New day spa provides a downtown refuge with locals in mind
MADAWASKA, Maine — Just a few feet away from Main Street, inside one of Oasis Day Spa’s treatment rooms, the only sound is the soft trickle of an indoor waterfall. Owner Kelly Picard first opened the spa, hair and nail salon last August, but after nine months of renovations and expansions, the ribbon cutting will take place May 8.
Oasis’ front room is dotted with classic manicure and hair treatment stations — across the hall is a more serene pedicure room. Farther back, Picard has set up a massage room, a spray tan room, a tanning bed and a Himalayan salt treatment room.
Picard has been a nail technician for over a decade. She began by taking customers in her living room before moving on to be a tech at Alete Salon and Spa, where she worked for eight years. Now, owning her own salon is the fulfillment of a lifetime dream.
“It doesn’t even feel like I have a job,” Picard said. “I’m happy here.”
During the past year, Picard and her husband Gary, a local carpenter, have upgraded the building, adding walls, rewiring where necessary and even adding an intricate tin-style ceiling in the pedicure room — something Picard said is a favorite for many customers. She’s fascinated with the history of the building, which spent past lives as an H&R Block, a clothing shop and a penny-candy store.
At the salon, Picard focuses especially on providing all-natural and locally sourced products — scrubs and lotions, for example. Plus, her technicians are bilingual. It’s these details and her love of the building’s authenticity that she said are important when it comes to contributing to the community.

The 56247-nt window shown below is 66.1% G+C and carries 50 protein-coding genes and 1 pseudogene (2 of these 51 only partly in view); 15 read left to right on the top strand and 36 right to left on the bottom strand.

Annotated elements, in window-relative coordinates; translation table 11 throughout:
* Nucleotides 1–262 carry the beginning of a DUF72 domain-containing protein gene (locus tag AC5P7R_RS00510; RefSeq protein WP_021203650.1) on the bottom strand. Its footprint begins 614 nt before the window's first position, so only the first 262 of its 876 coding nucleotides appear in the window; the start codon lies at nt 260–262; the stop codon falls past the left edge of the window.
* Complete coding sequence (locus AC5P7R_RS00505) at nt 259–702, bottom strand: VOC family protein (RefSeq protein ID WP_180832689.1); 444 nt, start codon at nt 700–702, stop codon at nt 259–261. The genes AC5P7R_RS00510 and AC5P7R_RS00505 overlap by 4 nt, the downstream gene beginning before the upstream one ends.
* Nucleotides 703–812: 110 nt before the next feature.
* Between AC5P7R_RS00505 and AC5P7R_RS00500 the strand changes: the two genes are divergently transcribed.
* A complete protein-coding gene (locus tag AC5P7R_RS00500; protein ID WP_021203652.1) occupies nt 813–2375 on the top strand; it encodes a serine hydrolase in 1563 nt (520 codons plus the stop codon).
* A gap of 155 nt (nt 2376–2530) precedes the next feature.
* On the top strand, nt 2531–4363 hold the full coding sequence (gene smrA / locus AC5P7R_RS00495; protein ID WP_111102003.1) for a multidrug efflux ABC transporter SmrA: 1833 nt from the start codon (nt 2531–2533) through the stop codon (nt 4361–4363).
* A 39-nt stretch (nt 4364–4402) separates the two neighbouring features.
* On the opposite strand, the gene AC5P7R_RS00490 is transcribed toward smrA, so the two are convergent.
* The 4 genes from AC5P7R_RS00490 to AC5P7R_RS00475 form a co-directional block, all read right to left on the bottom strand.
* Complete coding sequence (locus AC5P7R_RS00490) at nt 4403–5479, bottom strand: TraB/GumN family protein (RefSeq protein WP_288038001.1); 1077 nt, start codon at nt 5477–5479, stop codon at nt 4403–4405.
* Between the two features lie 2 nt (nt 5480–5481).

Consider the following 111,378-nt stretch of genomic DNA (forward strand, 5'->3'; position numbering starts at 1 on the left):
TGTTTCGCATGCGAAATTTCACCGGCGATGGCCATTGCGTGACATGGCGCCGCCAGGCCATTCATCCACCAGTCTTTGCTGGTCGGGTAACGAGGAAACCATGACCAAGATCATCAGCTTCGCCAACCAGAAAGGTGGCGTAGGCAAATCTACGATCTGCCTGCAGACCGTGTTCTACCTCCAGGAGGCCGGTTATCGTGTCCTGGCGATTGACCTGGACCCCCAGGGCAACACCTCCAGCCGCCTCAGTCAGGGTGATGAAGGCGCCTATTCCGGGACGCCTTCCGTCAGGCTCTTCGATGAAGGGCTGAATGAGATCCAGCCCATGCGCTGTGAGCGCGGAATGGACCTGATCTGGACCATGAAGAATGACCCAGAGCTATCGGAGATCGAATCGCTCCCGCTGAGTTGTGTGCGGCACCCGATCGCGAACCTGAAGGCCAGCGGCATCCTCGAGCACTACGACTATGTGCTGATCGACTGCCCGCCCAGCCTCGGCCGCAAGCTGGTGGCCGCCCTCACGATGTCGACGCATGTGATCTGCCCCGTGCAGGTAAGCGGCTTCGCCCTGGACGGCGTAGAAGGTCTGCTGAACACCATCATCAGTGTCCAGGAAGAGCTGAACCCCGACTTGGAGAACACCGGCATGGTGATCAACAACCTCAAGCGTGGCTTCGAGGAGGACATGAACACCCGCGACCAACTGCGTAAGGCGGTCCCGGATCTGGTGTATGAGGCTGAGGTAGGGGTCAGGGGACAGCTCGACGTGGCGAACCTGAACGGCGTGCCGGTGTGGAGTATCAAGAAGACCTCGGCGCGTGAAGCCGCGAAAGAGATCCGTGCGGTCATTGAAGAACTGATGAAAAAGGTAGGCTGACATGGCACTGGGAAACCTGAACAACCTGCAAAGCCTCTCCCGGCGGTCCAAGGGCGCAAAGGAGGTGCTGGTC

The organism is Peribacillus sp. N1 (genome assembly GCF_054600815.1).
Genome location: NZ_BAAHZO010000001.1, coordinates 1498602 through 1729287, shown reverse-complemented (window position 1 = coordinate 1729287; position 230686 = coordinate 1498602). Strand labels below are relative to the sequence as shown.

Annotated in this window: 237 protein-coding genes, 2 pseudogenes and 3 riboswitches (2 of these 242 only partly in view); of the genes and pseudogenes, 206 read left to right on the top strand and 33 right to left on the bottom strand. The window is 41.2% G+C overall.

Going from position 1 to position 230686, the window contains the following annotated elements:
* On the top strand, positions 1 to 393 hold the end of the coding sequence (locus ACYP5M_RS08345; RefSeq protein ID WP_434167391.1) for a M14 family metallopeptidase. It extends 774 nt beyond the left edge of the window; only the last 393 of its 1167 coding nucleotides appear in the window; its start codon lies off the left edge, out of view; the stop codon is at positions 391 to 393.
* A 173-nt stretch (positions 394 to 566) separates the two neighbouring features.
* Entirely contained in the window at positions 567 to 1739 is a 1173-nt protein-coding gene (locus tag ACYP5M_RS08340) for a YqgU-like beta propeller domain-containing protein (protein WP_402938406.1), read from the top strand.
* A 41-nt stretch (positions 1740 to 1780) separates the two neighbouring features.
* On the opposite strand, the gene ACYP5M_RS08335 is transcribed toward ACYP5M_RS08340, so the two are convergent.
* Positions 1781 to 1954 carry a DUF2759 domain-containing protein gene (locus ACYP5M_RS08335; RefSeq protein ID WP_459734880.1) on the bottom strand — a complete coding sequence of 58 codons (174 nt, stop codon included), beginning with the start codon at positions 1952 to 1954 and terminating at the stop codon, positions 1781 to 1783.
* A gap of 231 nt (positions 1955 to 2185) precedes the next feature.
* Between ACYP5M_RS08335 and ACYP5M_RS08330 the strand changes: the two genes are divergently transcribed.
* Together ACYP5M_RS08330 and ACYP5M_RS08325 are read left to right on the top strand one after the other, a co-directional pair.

“I love this town,” Picard said. “I’ve been local all my life. We need business in town and Main St. needs a little uplifting here and there but it brings people in and it brings smiles to people’s faces.”
Originally a certified nursing assistant, Picard is particularly invested in the healthcare side of the industry. She wants to pursue a license to become a medical nail technician in the future, which would allow her to treat some podiatric ailments and give clients more in-depth advice on foot care.
“I don’t really do fingernails as much any more — I find people need a lot more assistance on their feet because you’re on your feet all day long,” Picard said. “There’s men that come here just as much as women.”
At Saturday’s opening, from 1 to 3 p.m. guests will be able to come and go, tour the building, and enjoy pizza, popcorn and a jewelry booth outside. The Madawaska beautification committee will also be selling raffle tickets. Now approaching her busy season, Picard said the salon is booked out until early June, but encouraged interested customers to call and set up an appointment.